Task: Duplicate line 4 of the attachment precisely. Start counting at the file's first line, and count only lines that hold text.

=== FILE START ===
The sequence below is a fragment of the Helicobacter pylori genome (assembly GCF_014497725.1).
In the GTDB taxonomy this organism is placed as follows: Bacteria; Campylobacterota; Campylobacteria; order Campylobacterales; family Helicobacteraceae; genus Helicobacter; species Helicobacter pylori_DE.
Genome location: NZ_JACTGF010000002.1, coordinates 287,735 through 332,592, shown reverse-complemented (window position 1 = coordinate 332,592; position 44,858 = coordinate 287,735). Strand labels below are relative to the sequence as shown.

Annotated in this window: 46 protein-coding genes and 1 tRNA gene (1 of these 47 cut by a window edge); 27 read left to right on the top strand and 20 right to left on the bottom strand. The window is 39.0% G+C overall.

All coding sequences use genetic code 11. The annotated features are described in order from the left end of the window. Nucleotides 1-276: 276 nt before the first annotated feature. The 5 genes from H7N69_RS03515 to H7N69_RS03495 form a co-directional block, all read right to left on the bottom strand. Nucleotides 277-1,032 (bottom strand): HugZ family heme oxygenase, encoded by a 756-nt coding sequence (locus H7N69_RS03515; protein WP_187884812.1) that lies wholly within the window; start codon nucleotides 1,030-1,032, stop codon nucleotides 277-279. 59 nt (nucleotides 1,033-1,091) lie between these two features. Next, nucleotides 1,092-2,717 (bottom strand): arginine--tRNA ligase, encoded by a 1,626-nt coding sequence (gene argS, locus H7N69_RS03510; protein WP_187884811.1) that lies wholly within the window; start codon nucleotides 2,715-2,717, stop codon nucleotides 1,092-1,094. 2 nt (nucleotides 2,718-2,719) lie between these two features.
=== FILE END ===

Annotated in this window: 46 protein-coding genes and 1 tRNA gene (1 of these 47 cut by a window edge); 27 read left to right on the top strand and 20 right to left on the bottom strand. The window is 39.0% G+C overall.